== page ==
Starting over ten years ago the library board began looking at the problem of lack of space in our busy library. We have visited other libraries and discussed the positive and negative aspects of their buildings’ designs with their board members and directors. We have also worked with many consultants at various points in the planning.
During this process we have tried to get as much community involvement and input as possible. The two public forums held in April and September of 2009 and a feasibility study done that fall were very helpful in giving us useful ideas and an understanding of what the community wants. Informal input from patrons, friends and neighbors has also been very informative. We have also gone to the various town boards and organizations in town to discuss the project.
Why do you need a new library?
The library’s usage has grown far beyond the capacity of the present building. The present building has served its purpose very well for almost 40 years, but it is too small, and non-compliant with ADA regulations and the present building codes. We expect library usage to continue to grow and need to plan for the next 10 to 20 years. We feel additional space with updated facilities is sorely needed.
- From 2000 to 2011 our circulation increased 88%!
Why not add on to the building we have?
Our original intention was to put on an addition. Before jumping into construction we had a feasibility study done at the beginning of 2007. Some of the factors looked at were our usage, population, holdings and estimated growth needs over the next 10 -15 years. The staff and the board were also interviewed before the recommendations were made. The report recommended a building of about 7,000 square feet.
We were presented with a number of options:
1. Adding to our present building
2. Converting an older building
3. Building a new structure
When evaluating these options, we considered many factors, some of which were:
1. Proximity to theRecPark
4. Interior design – supervision, efficient layout
5. Structural requirements – books are very heavy!
6. Maintenance costs
To our surprise, the cost of renovating and adding on to the present building was about the same as a new building (Two and a half million). The present structure is sound, but would require a total “gut” job, during which we would need to rent and move the entire collection. The heating, air, electric, plumbing and septic systems would need to be totally redone. The addition would visually overwhelm the original structure. Trying to add on to the present building on our oddly shaped lot would not allow for the best design and in the end we would have an expensive building that didn’t really meet the needs of our growing library.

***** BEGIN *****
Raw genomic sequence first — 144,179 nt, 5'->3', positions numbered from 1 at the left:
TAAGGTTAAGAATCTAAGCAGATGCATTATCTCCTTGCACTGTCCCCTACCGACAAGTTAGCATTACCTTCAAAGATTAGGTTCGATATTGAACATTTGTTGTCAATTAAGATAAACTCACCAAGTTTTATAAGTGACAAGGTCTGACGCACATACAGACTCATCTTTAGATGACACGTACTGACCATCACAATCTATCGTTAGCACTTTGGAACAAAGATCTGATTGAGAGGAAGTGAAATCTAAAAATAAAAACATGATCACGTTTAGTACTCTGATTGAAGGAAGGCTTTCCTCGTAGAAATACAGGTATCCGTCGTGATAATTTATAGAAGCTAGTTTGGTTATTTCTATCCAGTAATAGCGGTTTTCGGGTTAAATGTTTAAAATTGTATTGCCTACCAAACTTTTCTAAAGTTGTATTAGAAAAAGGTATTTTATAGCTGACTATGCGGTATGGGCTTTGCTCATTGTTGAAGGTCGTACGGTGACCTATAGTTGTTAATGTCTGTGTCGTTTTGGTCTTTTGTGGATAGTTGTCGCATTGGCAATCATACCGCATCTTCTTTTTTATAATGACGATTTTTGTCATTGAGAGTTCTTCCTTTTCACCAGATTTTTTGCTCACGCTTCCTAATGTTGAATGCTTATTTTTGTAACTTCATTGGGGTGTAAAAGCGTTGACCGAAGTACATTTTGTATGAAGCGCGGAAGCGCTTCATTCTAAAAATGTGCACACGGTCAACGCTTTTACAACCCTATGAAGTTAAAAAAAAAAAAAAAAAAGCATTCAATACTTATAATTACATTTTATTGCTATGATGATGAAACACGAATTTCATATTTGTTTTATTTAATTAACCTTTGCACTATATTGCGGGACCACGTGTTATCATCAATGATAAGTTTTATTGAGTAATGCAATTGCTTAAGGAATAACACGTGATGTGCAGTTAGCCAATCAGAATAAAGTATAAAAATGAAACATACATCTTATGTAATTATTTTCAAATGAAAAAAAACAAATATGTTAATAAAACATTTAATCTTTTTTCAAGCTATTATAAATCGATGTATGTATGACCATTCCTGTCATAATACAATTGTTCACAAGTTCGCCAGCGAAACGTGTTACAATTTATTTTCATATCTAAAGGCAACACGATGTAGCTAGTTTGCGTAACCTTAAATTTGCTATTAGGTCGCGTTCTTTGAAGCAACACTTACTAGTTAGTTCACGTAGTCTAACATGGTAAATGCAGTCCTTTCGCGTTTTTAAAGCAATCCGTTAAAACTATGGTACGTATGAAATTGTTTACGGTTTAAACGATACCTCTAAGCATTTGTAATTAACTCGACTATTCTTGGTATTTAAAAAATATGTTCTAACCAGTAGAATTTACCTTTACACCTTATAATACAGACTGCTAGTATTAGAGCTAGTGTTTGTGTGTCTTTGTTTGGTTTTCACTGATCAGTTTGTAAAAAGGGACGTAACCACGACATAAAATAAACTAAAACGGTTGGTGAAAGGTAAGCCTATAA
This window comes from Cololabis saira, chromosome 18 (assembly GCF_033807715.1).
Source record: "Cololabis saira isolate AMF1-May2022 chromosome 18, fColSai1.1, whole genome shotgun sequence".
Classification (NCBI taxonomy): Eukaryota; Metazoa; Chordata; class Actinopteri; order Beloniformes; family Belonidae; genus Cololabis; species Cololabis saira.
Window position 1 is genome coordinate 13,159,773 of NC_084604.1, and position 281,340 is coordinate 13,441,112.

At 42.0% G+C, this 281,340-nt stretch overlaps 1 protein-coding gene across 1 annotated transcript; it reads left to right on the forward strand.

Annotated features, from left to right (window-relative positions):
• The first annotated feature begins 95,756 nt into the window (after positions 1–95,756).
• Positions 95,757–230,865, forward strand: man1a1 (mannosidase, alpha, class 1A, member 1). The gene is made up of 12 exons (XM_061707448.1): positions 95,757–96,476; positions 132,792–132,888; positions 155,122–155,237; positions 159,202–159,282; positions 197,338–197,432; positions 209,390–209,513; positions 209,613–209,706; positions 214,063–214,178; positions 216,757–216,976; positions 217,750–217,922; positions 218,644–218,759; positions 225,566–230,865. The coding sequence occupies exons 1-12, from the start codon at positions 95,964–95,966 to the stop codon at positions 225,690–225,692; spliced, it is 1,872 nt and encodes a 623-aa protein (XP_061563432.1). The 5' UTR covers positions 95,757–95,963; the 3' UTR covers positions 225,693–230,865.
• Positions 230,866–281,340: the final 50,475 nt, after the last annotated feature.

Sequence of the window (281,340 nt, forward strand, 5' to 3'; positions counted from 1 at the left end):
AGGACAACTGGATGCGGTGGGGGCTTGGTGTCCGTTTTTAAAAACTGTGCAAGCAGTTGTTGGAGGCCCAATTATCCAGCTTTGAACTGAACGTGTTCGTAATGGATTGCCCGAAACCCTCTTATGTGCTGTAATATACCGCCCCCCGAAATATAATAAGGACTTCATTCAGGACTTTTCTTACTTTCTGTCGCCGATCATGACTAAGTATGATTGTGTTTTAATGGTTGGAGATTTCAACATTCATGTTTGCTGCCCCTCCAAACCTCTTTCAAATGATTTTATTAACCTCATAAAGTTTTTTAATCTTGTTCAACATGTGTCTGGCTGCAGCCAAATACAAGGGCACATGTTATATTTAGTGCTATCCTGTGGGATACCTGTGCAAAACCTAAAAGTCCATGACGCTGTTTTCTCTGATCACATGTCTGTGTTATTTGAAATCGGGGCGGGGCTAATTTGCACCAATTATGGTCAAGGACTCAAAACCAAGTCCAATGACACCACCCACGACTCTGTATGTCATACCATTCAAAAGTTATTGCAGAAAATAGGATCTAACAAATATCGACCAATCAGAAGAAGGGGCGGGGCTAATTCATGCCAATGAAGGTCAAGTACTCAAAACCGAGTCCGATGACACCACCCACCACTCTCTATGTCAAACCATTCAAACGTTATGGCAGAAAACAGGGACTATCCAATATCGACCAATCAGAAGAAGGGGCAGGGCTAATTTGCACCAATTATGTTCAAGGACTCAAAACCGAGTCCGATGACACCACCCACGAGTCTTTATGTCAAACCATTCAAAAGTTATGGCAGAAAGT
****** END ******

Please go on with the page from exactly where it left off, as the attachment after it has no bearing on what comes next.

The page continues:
Why did we purchase the new property?
There were not many sites for a new library that met our requirements; until we became aware that the Country Lane Nurseries property across from the pharmacy was available. We thought the location was ideal and purchased the property on November 25, 2008.
The property has a number of positive features. It is centrally located in town, is visible and accessible from Route 82, and is located next to the Town Recreation area. A new library there would be very beneficial for the library and for the town.
Who is the architect?
After an extensive interviewing process, we hired the architectural firm of Butler, Rowland and Mays who specialize in building libraries. The library board worked with them through our Building Committee to develop a plan that balances the needs of our growing library with the costs. The new library would have 5,200 square feet on one floor along with a partial basement for the mechanical systems. It will be about twice the size of our present building, have a floor plan that is much more efficient for the functions of a modern library and offer easy access for all.
The rendering below shows the building as it faces Route 82. Parking is on the west side and in the back.
A financial feasibility study was completed in 2010. The study involved a sampling of community members who met with the consultant and answered a number of questions about how they view the library’s role in the community now and in the future. Since then the Capital Campaign Committee developed informational materials and strategies to inform the community about the project.
Presently, we are in the “silent” phase of our fund raising campaign. The committee is working on contacting foundations and “lead” donors who want to see the library thrive and continue to be an important resource for our community.